The Curse of Mediocrity
So because you are lukewarm (spiritually useless), and neither hot nor cold, I will vomit you out of My mouth [rejecting you with disgust].
Do you ever feel as if you’re just going through the motions? Some of us, for any number of reasons have lost our passion for work, God, our families, and everything else in our lives. We drag ourselves in after a long day and collapse on the sofa only to tune out in front of the television. We no longer want to change the world. The most we can muster is changing the channel.
Even if the stress levels in our lives are only slightly above optimum, our minds, hearts, and bodies eventually wear down, and all forms of energy in our lives dissipate. We used to be excited about this goal or that purpose, but no longer. We used to care deeply about this person or that cause, but no longer. All we want is to be left alone or to find somebody or something that will give us a few moment’s pleasure. The curse of mediocrity ruins us and everyone we touch.
In the letters to the seven churches in the opening chapters of Revelation, John writes to the church at Laodicea that the Lord is, to say the least, dissatisfied with its lack of passion. The church was located near the hot springs of Hierapolis, so the reference to “hot” may be about the steamy, healing, medicinal baths. The “cold” may reference the water that refreshed tired workers and travelers. But the church didn’t have any cold water, either. All it had was tepid, bland water that couldn’t heal and didn’t refresh, the kind we’d spit out.
If your heart is lukewarm, step back, take stock of your stress level, notice any negative habits you’ve allowed to develop- and make changes. Don’t settle for mediocrity any longer, but don’t just add more activity to your life. To become fully active again, you may have to eliminate more than you add.
As I read my Scriptures today, the words ring loud and clear that the most miserable creature on earth is the fence-straddler trying to please God and man. He fails to do either and ends up not even pleasing himself, much less his fellow man or his God.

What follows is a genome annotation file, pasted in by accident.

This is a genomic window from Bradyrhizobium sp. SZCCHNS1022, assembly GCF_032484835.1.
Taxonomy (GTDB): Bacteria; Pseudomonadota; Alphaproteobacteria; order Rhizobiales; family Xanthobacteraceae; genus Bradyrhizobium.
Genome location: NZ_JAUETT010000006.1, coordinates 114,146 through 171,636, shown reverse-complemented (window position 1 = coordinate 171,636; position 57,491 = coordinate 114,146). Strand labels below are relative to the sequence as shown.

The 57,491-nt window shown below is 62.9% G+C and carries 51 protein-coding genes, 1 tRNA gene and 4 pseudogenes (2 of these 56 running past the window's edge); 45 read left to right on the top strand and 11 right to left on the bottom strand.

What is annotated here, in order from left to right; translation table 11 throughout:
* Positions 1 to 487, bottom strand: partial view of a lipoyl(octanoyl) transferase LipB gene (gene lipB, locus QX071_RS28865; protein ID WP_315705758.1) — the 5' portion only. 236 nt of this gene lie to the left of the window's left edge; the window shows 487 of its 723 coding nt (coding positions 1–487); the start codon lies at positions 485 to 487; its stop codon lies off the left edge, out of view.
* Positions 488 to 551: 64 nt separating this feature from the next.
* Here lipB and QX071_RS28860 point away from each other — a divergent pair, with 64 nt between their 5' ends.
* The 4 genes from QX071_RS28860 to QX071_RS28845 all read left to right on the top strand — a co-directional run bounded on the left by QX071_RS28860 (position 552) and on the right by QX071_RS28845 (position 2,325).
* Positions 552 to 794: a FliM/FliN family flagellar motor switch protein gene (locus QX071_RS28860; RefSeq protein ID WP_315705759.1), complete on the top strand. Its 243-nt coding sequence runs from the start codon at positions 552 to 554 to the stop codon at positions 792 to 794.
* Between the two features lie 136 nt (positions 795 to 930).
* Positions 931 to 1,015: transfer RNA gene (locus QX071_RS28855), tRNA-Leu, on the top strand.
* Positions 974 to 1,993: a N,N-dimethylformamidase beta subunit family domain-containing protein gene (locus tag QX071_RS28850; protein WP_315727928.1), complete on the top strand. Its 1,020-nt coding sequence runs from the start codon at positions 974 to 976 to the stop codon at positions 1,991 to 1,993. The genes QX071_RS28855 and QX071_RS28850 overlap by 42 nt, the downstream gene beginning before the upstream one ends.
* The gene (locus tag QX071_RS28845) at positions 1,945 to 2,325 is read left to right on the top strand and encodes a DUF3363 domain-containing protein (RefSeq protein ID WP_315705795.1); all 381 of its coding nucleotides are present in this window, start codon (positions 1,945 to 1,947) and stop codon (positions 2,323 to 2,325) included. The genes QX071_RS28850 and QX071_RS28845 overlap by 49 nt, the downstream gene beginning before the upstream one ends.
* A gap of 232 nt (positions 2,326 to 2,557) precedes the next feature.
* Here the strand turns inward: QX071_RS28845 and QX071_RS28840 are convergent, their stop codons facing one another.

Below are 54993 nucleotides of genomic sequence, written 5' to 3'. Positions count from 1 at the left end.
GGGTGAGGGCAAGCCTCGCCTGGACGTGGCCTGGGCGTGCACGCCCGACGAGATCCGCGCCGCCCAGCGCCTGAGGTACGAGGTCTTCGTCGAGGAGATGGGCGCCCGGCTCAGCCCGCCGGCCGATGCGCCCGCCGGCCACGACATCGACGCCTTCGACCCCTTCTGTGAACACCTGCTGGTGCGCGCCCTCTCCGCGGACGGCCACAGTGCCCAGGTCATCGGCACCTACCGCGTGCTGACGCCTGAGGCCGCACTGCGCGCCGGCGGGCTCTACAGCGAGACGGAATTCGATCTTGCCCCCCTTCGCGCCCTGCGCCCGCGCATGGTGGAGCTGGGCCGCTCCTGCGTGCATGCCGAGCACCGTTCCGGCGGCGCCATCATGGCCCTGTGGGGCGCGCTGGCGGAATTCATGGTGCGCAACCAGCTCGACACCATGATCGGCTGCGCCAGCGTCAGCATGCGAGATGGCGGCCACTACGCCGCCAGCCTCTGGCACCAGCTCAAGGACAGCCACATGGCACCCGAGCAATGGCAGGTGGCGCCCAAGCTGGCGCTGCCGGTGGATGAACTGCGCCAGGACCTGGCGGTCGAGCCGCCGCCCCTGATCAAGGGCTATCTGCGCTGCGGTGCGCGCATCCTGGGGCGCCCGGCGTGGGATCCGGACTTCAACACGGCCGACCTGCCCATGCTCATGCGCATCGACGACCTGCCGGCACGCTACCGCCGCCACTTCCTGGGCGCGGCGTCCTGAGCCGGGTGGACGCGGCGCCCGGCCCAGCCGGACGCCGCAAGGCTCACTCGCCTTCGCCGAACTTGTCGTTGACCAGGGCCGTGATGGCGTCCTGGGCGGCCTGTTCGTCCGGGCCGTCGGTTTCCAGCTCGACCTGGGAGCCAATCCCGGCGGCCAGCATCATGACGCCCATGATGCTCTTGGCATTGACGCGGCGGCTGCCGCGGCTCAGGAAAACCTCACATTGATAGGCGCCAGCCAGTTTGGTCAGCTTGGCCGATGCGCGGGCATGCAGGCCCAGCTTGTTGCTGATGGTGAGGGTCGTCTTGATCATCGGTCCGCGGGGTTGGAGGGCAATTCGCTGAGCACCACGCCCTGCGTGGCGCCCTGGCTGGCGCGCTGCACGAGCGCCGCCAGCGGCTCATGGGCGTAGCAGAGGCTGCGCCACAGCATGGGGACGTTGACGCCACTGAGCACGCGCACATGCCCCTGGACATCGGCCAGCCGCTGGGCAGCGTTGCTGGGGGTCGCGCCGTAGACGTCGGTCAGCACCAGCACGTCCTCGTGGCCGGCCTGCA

I think most of us, were we honest, would admit that we find ourselves far too often under tremendous pressure from a number of sources to act in a certain way or to participate in certain things. We hear about peer pressure as it relates to children but adults struggle with peer pressure as well. We are pressured to “fit in” with society and its standards or to live out a lifestyle that in truth really isn’t us but seems necessary to qualify us for promotion or community acceptance. I wonder how many there are reading this devotion who on a regular basis set aside who they are and become who they are expected to be.
It’s not just the timid or the weak who are victims of blending in and becoming chameleons, the power of the pressures to conform to some norm affects even those who are considered strong. And because there are often opposing pressures, we find ourselves torn between the two. It is almost as an old song says, we are “torn between two lovers, feeling like a fool.” There is little joy or satisfaction in a life that is trying to please everyone.
The church at Laodicea had an even more challenging struggle for they were torn between their love for God and their love for the world. They couldn’t fully commit to God but they couldn’t walk away from Him. They only sought God when they could not manage by themselves. Jesus said that they actually thought they were sufficient on their own and had need of nothing. The truth was, according to the analysis of Jesus, they were poor-lacking spiritual things, blind-unable to see their need, naked- trying to stand in the presence of God on their own merit.
Their fallacy was to believe that they could live a double life. Jesus said that none of us could serve two masters. Perhaps some of the misery we find in life is the strain between trying to fit into the kingdom of God while holding on to the things of the world.